She did not need to.

Just as the bolt of magic flew from the self-styled fascist “Lieutenant,” the Samaritan suddenly leaped up onto her feet, reared back on the spot and then leaped once again.

As she rose, the Samaritan shouted a spell command:

“Reverse Polarity! The soil in me rejects the soil beneath!”

Around her the ground visibly cracked, and dust flew up and away in a small wave.

She then hurtled toward the Lieutenant as if she had made herself into a missile.

His amorphous heavy magic missile crashed into her and dispersed, taking with it chunks of earth the size of baseballs off of the armor on her fists. Debris dropped from the sky in the Samaritan’s wake as she cleared the steps in one superhuman jump.

In the next instant she landed in front of the Lieutenant.

He drew back in terror, and fell out of sight Lyudmilla’s sight from the lower ground.

His rod dropped off the edge of the steps and clanked all the way down.

“I didn’t mean anything, I swear! He made me come here, I didn’t want to–“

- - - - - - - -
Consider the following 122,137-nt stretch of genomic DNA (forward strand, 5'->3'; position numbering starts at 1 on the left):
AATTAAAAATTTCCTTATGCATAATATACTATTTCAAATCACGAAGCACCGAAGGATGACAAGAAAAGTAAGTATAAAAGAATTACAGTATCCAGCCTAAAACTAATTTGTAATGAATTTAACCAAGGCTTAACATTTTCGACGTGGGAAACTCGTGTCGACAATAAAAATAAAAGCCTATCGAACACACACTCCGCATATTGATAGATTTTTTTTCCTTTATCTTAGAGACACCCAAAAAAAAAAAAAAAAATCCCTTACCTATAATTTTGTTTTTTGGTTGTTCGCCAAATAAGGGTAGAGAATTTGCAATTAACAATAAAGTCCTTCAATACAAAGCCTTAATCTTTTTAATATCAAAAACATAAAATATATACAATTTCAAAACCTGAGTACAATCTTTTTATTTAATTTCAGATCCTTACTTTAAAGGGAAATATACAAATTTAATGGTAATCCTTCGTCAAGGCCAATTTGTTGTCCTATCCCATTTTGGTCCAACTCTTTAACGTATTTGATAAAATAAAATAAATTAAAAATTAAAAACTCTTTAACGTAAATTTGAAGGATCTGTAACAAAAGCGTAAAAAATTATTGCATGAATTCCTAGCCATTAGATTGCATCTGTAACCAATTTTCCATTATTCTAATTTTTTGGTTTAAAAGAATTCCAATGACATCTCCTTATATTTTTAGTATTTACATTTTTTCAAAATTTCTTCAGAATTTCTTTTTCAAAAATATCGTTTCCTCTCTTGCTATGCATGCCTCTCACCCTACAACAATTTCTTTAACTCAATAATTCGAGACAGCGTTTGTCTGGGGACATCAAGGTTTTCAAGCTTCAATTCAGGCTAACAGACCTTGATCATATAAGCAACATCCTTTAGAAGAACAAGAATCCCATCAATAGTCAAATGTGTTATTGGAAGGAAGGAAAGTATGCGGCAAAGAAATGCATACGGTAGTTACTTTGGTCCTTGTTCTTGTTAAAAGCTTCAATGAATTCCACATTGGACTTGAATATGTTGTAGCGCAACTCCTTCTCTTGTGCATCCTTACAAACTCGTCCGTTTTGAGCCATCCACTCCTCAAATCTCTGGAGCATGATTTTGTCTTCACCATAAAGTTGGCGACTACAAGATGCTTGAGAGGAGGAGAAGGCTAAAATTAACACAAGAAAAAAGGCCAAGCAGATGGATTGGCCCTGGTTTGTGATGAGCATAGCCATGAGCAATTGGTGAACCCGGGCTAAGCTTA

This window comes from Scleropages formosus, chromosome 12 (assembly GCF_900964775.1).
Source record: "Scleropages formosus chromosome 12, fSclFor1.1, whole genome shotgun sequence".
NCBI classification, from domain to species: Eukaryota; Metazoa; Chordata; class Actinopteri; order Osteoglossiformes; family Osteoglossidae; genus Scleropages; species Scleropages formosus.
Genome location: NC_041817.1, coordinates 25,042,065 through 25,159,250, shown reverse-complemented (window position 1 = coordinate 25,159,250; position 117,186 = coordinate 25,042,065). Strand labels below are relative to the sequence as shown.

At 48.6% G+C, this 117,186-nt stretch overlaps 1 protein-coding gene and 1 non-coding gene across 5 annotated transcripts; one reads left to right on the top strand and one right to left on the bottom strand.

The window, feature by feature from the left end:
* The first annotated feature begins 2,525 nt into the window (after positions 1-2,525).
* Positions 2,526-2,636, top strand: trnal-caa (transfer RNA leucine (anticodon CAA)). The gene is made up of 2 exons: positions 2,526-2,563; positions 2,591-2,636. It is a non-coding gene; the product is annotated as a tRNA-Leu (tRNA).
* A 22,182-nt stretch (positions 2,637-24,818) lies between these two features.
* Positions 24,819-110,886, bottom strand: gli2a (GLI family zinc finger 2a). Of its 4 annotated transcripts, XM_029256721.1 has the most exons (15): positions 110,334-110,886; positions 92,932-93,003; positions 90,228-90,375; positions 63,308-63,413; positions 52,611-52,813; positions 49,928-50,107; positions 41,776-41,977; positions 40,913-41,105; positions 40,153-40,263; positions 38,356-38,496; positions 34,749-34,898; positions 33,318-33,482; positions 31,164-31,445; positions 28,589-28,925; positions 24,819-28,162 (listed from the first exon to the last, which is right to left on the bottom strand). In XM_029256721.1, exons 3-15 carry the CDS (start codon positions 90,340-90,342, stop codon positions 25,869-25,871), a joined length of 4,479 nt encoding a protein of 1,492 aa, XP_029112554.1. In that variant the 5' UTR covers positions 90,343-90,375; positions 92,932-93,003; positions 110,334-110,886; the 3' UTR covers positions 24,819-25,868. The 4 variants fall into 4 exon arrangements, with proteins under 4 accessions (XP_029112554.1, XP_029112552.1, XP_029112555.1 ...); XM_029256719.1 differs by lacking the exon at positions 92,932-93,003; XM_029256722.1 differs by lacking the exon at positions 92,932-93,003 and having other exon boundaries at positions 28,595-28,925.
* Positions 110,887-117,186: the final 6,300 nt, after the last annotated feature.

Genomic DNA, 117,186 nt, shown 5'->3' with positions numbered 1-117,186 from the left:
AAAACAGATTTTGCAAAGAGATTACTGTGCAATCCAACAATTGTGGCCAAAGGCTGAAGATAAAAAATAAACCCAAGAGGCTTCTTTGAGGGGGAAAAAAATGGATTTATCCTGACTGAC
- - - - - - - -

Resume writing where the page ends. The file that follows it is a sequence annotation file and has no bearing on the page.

Lyudmilla made for the top of the steps, over the bodies of the knocked-out men.

From the top, she could hear the Samaritan’s fist crack against the fascist’s head.

“That one’s payback for the magic missile. It actually kind of hurt. So who put you up to this then? Tell me and I’ll just knock you out instead of throwing you down the steps.”

When Lyudmilla got to the top of the steps, she found that Samaritan holding the fascist effortlessly against the trunk of the huge tree, with one hand around his neck.

Lyudmilla was very briefly distracted by the aura of the tree, but her eyes then focused back on the auras of the Samaritan and the fascist, one brown and red the other blue and grey, intermingling as they struggled. However, the fascist was clearly being outmatched. He could not physically escape, and the Samaritan’s aura was thicker.

Both of her hands were encased in a skin of jagged earth. She had his neck against the tree with fingers like a stone vice. Her remaining hand she held against his face, sharp knuckles hovering near his nose. All she had to do was rear back to strike; Lyudmilla had seen that even a jab from the Samaritan’s earthen fists held massive power.

“It was Ajax! That armored lunatic came into the frat, rounded us up; he said he had a job and when I tried to back out, I could literally see his eyes glint red from his helmet! I swear I had to go along or he would’ve cut my guts open! I didn’t have a choice!”